Berkley council approves tax abatement, brownfield resolutions for La Salette School development

By: Mike Koury | Woodward Talk | Published November 20, 2020

 On Nov. 16, the Berkley City Council approved two resolutions relating to a redevelopment project at the former Our Lady of La Salette School.

On Nov. 16, the Berkley City Council approved two resolutions relating to a redevelopment project at the former Our Lady of La Salette School.

File photo by Mile Koury

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BERKLEY — The Berkley City Council approved two resolutions related to the project at the former Our Lady of La Salette School at its Nov. 16 meeting.

The first resolution was to establish a commercial rehabilitation district at the site of the school, located at 2219 Coolidge Highway, which is being renovated into a 54-unit apartment complex that contains studio, one-bedroom and two-bedroom units.

The resolution would allow for an abatement of property taxes for the development within this district, according to City Manager Matt Baumgarten.

“This would be a tool that would allow a developer to take an existing historic structure within the community and invest the types of monies that (it) needs to make it a viable, new structure from the outside in,” he said. “That would include giving them the opportunity to address a couple of environmental issues when used together with the brownfield redevelopment act.”

The second resolution involved the city approving a brownfield plan and having it reviewed by the Oakland County Brownfield Redevelopment Authority. The OCBRA would collect an administration fee of $5,000 per year for the length of the brownfield plan. The administration fee is determined by the size and complexity of the project. The OCBRA also captures and collects 100% of the eligible costs for the brownfield project, which are placed in the OCBRA’s revolving loan fund for future remediation projects.

The city of Berkley approved the renovation of the former school in December 2019. The developer originally hoped to begin the project this past spring.

Tom Herbst, of developer 2219 Coolidge LLC, stated that once they decided to renovate the former school for their project and retain the existing structure, they ran into issues with the decades-old building.

“There were environmental issues — specifically asbestos cleanup and things of that nature — that caused this project going the renovation route to become more costly than it would if it was new construction,” he said.

Herbst said the two resolutions together will help offset some of the additional costs they’re incurring to renovate the building.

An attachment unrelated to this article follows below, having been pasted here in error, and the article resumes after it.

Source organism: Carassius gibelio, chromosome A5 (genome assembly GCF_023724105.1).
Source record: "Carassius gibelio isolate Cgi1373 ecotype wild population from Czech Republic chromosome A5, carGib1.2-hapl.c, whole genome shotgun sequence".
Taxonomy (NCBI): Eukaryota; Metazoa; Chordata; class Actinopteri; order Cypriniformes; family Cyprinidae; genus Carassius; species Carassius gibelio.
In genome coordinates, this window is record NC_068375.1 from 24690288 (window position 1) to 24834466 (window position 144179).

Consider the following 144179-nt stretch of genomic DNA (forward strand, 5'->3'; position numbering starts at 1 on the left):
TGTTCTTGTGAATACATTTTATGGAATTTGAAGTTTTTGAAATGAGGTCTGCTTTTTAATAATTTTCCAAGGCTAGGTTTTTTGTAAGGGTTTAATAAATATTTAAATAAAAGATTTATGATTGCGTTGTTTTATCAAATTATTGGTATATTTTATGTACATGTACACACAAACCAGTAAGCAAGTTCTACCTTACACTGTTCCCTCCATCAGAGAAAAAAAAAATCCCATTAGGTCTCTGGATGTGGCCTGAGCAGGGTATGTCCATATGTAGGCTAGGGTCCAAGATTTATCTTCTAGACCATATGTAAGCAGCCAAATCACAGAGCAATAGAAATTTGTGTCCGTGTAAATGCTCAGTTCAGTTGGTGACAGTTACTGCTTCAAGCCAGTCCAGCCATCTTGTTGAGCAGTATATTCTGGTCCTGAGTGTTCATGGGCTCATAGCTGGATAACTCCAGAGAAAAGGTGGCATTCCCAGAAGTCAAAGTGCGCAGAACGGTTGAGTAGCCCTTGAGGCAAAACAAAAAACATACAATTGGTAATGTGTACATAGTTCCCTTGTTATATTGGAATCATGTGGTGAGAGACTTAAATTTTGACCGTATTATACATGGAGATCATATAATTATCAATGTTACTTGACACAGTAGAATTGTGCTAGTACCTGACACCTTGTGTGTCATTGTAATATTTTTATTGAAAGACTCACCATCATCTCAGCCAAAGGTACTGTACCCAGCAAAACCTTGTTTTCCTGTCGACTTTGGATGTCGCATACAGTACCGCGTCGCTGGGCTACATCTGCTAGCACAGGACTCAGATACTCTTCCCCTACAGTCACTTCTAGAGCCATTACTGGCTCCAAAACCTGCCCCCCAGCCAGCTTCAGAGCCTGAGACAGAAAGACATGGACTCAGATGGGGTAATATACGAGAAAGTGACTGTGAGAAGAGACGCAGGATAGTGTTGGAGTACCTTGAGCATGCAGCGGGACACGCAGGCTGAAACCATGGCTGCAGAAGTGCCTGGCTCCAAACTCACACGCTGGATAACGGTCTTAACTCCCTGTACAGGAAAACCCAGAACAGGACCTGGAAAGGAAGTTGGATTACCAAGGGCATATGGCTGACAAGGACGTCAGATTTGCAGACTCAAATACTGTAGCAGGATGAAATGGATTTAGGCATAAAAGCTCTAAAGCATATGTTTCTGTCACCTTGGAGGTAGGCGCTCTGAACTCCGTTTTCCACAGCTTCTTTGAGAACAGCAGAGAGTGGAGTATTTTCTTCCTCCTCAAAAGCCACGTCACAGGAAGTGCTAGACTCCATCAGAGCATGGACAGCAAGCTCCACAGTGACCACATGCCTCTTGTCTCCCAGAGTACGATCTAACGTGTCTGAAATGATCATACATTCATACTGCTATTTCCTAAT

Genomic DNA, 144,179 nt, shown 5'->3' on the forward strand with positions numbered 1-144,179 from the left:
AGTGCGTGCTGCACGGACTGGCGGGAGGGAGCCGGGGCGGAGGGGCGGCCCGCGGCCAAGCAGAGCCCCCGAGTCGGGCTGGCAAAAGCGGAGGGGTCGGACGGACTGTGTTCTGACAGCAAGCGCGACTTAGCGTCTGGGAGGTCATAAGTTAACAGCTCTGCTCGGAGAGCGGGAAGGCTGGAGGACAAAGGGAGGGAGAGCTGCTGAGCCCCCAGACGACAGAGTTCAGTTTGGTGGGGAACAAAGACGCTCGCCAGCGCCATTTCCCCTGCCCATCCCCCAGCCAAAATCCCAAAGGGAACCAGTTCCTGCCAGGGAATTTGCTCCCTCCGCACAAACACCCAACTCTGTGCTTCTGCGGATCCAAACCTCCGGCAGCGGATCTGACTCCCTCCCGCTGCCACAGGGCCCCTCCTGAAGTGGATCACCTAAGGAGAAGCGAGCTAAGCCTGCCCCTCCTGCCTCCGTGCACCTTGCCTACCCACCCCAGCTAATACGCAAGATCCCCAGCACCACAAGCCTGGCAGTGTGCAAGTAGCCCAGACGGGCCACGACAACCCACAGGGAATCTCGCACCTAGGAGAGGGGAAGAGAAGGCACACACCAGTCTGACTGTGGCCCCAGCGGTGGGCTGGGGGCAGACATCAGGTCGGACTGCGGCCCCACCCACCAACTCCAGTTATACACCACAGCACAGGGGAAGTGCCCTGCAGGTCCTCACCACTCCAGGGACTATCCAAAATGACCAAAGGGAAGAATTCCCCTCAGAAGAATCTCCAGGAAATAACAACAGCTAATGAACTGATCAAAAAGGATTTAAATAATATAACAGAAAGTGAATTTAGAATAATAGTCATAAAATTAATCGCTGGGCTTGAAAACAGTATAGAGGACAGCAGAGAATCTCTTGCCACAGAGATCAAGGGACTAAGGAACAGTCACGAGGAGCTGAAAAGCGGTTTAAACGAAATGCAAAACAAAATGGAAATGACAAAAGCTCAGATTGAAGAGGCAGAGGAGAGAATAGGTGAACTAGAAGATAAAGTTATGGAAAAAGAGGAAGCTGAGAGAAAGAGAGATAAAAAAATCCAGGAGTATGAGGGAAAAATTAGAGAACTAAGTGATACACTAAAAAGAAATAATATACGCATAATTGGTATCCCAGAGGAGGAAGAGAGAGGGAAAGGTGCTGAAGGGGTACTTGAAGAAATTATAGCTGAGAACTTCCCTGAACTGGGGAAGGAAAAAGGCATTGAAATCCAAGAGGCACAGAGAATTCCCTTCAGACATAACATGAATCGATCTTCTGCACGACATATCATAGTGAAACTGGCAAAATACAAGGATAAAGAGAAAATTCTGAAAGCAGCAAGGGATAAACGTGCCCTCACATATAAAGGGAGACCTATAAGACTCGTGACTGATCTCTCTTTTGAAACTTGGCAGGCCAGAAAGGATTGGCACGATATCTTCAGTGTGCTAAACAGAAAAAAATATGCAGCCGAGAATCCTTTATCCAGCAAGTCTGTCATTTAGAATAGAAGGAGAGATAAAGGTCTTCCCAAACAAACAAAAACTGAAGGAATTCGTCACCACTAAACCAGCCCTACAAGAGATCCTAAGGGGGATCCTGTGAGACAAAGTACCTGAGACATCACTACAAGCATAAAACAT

The commercial rehabilitation tax abatement, which comes from Public Act 210 of 2005, essentially freezes the taxable value of the property, according to Ryan Higuchi, of PM Environmental, who assisted 2219 Coolidge LLC on the proposal. The developer requested a 10-year abatement.

“Over that 10 years, the taxable value that’d be collected from the local taxes and the local millages would remain the same, despite the improvements on the building and the property itself,’ Higuchi said.

The council voted to approve both resolutions 6-1, with Councilman Dennis Hennen casting the dissenting voice. He felt studies he had researched showed that incentives like tax abatements don’t work.

“Any increases of economic development rarely offset the amount of tax given away,” he said. “I know the application says this project won’t go forward without the abatement. I can’t know that for sure, but I’m skeptical that they would’ve spent four years and untold numbers of dollars to acquire this property, get the approvals they have gotten and get to this point only to pull out now. … I have no fault to the developer for seeking to take every tax advantage available to them, but I can’t in good conscience ask everyone else in the city to help foot the bill on this.”

Mayor Dan Terbrack said this is not the first time Berkley has approved something like this, but noted it’s the first in over a decade. While the city approved the two resolutions, the mayor felt the city needs to have a more formalized policy on what does qualify for these types of things and what does not.

“I don’t necessarily think these things are going away. These are obviously not things that the city has come up with. Public Act 210 was not passed just in the city of Berkley here, and if I am looking at it as a developer, I mean, I certainly would look at all the potential ways that I could help the development that I was trying to create,” he said. “I certainly don’t fault anybody for looking at creative ways to try to enhance not only the project, and our role is to weigh whether or not the benefits here outweigh the potential non-benefits at least over a 10-year period through the city, and it’s certainly not something that is ever an easy decision.”

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